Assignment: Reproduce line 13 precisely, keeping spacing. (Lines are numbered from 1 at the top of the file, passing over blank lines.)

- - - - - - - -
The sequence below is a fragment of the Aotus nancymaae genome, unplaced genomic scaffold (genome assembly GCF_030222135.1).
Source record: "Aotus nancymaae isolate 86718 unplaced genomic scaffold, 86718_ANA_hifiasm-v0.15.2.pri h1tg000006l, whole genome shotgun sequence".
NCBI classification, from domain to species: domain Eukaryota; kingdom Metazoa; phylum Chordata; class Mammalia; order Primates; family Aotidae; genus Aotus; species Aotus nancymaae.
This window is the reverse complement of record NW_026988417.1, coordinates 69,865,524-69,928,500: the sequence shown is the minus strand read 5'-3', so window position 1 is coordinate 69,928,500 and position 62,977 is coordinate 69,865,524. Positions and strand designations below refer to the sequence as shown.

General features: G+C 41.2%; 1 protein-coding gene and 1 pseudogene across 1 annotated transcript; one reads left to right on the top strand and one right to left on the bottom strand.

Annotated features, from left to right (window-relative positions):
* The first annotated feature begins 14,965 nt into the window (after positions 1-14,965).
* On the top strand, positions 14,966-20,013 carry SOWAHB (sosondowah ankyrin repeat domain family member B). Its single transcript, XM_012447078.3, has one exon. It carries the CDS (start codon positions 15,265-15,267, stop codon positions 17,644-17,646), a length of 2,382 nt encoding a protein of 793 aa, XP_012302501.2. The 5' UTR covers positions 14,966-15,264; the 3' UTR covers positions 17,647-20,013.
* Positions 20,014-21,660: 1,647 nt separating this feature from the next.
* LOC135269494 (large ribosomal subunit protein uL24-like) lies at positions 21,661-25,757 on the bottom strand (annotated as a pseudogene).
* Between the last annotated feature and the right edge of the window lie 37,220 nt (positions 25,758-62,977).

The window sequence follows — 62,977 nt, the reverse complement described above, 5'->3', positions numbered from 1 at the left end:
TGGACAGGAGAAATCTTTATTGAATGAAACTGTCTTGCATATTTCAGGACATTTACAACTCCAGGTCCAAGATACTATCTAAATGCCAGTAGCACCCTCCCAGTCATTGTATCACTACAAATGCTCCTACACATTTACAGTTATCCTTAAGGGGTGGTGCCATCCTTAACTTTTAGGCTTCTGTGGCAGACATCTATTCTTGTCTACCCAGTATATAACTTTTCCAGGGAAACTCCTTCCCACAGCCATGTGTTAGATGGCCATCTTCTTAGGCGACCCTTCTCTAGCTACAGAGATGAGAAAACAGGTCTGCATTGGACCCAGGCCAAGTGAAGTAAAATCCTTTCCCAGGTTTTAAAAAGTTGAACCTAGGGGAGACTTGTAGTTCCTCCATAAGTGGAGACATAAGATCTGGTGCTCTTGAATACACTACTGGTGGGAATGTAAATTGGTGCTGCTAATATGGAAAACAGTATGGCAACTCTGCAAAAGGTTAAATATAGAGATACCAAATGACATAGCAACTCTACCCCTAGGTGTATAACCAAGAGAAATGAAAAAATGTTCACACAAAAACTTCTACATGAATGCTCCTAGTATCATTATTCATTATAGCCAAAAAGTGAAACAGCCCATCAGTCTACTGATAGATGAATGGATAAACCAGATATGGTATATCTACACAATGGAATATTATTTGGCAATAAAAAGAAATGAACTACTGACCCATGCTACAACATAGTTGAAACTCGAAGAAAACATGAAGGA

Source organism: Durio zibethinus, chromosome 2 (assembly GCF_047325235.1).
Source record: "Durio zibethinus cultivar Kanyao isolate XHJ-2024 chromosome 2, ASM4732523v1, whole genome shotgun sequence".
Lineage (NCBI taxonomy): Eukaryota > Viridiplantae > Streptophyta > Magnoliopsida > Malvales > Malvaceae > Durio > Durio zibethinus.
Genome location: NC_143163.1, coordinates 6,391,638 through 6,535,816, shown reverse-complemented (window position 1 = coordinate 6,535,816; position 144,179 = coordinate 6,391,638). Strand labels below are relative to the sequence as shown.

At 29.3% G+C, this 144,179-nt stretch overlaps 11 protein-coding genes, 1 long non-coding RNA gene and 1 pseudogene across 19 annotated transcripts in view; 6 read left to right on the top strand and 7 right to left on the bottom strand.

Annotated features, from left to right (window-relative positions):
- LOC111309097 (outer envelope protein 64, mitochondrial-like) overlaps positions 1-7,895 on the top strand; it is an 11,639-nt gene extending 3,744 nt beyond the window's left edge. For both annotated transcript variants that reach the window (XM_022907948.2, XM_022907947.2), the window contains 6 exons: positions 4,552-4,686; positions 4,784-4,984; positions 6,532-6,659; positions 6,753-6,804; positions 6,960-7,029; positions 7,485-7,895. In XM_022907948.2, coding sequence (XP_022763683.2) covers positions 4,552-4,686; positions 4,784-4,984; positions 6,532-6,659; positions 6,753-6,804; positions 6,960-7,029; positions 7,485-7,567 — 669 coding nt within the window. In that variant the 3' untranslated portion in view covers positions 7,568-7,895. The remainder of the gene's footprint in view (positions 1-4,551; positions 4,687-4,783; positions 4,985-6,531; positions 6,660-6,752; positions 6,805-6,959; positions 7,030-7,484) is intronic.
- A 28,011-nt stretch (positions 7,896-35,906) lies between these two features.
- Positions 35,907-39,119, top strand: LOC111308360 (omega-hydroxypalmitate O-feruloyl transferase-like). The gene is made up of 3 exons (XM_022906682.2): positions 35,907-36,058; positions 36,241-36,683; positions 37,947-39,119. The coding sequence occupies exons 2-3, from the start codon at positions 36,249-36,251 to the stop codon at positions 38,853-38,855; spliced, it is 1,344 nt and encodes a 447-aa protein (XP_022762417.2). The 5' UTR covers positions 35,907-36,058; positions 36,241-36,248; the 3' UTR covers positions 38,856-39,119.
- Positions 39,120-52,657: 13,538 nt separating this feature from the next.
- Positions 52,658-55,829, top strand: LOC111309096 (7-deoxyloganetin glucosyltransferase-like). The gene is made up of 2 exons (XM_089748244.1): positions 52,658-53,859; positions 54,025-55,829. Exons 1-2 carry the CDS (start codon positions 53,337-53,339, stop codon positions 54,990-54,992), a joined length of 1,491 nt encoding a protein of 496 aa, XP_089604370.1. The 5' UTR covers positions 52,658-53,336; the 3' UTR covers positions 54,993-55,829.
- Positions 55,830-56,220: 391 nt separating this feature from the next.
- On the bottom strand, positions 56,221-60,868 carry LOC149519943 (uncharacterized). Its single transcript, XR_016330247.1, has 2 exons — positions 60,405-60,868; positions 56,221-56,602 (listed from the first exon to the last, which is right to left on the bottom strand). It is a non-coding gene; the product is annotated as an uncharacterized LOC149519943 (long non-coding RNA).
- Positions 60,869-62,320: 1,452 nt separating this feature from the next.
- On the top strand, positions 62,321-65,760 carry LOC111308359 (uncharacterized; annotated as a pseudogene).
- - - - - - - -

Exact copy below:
TGGACAGGAGAAATCTTTATTGAATGAAACTGTCTTGCATATTTCAGGACATTTACAACTCCAGGTCCAAGATACTATCTAAATGCCAGTAGCACCCTCCCAGTCATTGTATCACTACAAATGCTCCTACACATTTACAGTTATCCTTAAGGGGTGGTGCCATCCTTAACTTTTAGGCTTCTGTGGCAGACATCTATTCTTGTCTACCCAGTATATAACTTTTCCAGGGAAACTCCTTCCCACAGCCATGTGTTAGATGGCCATCTTCTTAGGCGACCCTTCTCTAGCTACAGAGATGAGAAAACAGGTCTGCATTGGACCCAGGCCAAGTGAAGTAAAATCCTTTCCCAGGTTTTAAAAAGTTGAACCTAGGGGAGACTTGTAGTTCCTCCATAAGTGGAGACATAAGATCTGGTGCTCTTGAATACACTACTGGTGGGAATGTAAATTGGTGCTGCTAATATGGAAAACAGTATGGCAACTCTGCAAAAGGTTAAATATAGAGATACCAAATGACATAGCAACTCTACCCCTAGGTGTATAACCAAGAGAAATGAAAAAATGTTCACACAAAAACTTCTACATGAATGCTCCTAGTATCATTATTCATTATAGCCAAAAAGTGAAACAGCCCATCAGTCTACTGATAGATGAATGGATAAACCAGATATGGTATATCTACACAATGGAATATTATTTGGCAATAAAAAGAAATGAACTACTGACCCATGCTACAACATAGTTGAAACTCGAAGAAAACATGAAGGA